IN RE: the Precertification of V.R.P-L. and V.L.

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Family Court, Kings County, New York.

IN RE: the Precertification of V.R.P-L. and V.L.

Decided: April 10, 2008

V.R. P-L., petitioner pro se. V.L., petitioner pro se.

The petitioners have filed a petition, pursuant to Domestic Relations Law § 115-d, seeking certification as qualified adoptive parents for the child M.P.L., to comply with the Department of Homeland Security-United States Citizenship and Immigration Services, (hereafter USCIS), homestudy requirements for their I-600 petition for this child.1  The parties were advised by the USCIS 2 that the homestudy they had previously supplied with their I-600 petition was not acceptable, because it was prepared by an independent social worker.   The USCIS letter further advised the petitioners that they should either present a new homestudy from an authorized adoption agency licensed in New York, or provide a certification order pursuant to D.R.L. § 115-d from the appropriate Family Court.3  However, in this instance, the petitioners are seeking to have a foreign born child classified as an orphan and brought to New York for the purpose of a private placement adoption, which falls squarely under the statutory requirements of D.R.L. § 115-a. Certificates issued pursuant to D.R.L. § 115-d are not applicable in these circumstances.

Pursuant to D.R.L. § 115-d a proposed adoptive parent, in a private placement adoption, must submit a petition with the required information and a fingerprint card for processing.   A pre-placement investigation must also be completed.   Upon receipt of the required information, as well as any additional information the Court may request, the Court may grant the pre-certification application.   At that time, the proposed adoptive parents may lawfully accept physical custody of a child.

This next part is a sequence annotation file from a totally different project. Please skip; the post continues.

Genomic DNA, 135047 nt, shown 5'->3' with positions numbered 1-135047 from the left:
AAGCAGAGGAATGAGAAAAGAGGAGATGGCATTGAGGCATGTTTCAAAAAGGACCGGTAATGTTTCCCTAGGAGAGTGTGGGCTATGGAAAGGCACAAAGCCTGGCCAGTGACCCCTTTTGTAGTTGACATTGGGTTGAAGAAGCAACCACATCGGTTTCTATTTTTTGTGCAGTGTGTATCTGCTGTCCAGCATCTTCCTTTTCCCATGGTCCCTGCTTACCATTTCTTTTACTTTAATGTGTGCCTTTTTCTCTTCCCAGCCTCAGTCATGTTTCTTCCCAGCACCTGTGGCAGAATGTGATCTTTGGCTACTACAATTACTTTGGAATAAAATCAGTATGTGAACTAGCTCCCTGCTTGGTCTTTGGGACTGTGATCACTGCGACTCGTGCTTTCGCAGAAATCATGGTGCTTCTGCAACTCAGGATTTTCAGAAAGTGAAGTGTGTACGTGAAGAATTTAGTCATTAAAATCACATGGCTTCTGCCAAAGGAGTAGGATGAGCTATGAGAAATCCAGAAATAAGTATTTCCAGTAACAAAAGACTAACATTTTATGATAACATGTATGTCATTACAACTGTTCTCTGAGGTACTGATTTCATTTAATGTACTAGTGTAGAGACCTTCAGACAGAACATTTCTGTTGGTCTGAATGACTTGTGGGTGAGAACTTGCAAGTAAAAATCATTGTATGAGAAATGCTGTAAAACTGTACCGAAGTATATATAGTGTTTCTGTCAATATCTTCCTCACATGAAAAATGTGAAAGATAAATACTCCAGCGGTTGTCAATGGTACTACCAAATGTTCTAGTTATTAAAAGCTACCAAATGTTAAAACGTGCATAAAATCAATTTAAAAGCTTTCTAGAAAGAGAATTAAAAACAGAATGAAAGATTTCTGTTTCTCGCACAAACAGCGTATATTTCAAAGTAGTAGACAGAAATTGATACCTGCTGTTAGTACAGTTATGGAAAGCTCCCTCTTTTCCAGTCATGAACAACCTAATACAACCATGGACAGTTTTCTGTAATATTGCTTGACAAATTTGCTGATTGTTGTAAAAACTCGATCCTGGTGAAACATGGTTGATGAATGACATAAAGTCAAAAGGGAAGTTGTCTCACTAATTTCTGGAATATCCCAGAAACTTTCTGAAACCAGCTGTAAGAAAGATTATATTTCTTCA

D.R.L. § 115-d was enacted to protect children who were regularly being placed into the physical custody of proposed adoptive parents, pursuant to private placement adoption agreements, immediately upon the biological parents execution of extra-judicial consents to adopt. These children could reside with the proposed parents for extended periods of time without any investigation or inquiry into the fitness for the proposed parents.   In these instances, where there was no Court intervention or assessment until an adoption petition was actually filed,

several instances of abuse came to light.4  Once Section 115-d was enacted, certification of proposed adoptive parents was required prior to any transfer of physical custody of the child.

Now, in many instances, the proposed adoptive parents apply for certification prior to them having an “identified” adoptive child so that there will be no delay in transferring physical custody once a child is located.

At first glance it appears that the petitioners would be required to comport with D.R.L. § 115-d prior to receiving the child M. into their home.   However, the legislature has seen fit to enact separate and distinct pre-adoption procedures to screen proposed adoptive parents, such as the petitioners, who are seeking to have a child admitted into the United States as an eligible orphan, pursuant to the Federal Immigration and Nationality Act, for the purpose of adoption in New York. These procedures are embodied in D.R.L. § 115-a.